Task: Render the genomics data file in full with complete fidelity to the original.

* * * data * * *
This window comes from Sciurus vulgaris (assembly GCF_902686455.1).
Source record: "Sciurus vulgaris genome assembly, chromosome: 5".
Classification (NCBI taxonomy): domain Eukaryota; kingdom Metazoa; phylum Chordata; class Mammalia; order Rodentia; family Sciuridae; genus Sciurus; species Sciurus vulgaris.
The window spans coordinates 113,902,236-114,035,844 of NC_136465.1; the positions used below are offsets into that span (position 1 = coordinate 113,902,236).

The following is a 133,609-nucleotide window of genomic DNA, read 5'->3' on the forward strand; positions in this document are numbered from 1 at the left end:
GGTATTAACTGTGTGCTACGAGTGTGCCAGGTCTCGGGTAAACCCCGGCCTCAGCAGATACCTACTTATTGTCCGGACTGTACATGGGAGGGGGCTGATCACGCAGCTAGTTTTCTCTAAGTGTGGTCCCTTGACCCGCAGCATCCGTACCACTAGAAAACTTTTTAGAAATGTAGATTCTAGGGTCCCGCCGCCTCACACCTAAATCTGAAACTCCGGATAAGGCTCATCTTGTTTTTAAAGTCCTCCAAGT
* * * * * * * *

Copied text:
This window comes from Sciurus vulgaris (assembly GCF_902686455.1).
Source record: "Sciurus vulgaris genome assembly, chromosome: 5".
Classification (NCBI taxonomy): domain Eukaryota; kingdom Metazoa; phylum Chordata; class Mammalia; order Rodentia; family Sciuridae; genus Sciurus; species Sciurus vulgaris.
The window spans coordinates 113,902,236-114,035,844 of NC_136465.1; the positions used below are offsets into that span (position 1 = coordinate 113,902,236).

The following is a 133,609-nucleotide window of genomic DNA, read 5'->3' on the forward strand; positions in this document are numbered from 1 at the left end:
GGTATTAACTGTGTGCTACGAGTGTGCCAGGTCTCGGGTAAACCCCGGCCTCAGCAGATACCTACTTATTGTCCGGACTGTACATGGGAGGGGGCTGATCACGCAGCTAGTTTTCTCTAAGTGTGGTCCCTTGACCCGCAGCATCCGTACCACTAGAAAACTTTTTAGAAATGTAGATTCTAGGGTCCCGCCGCCTCACACCTAAATCTGAAACTCCGGATAAGGCTCATCTTGTTTTTAAAGTCCTCCAAGT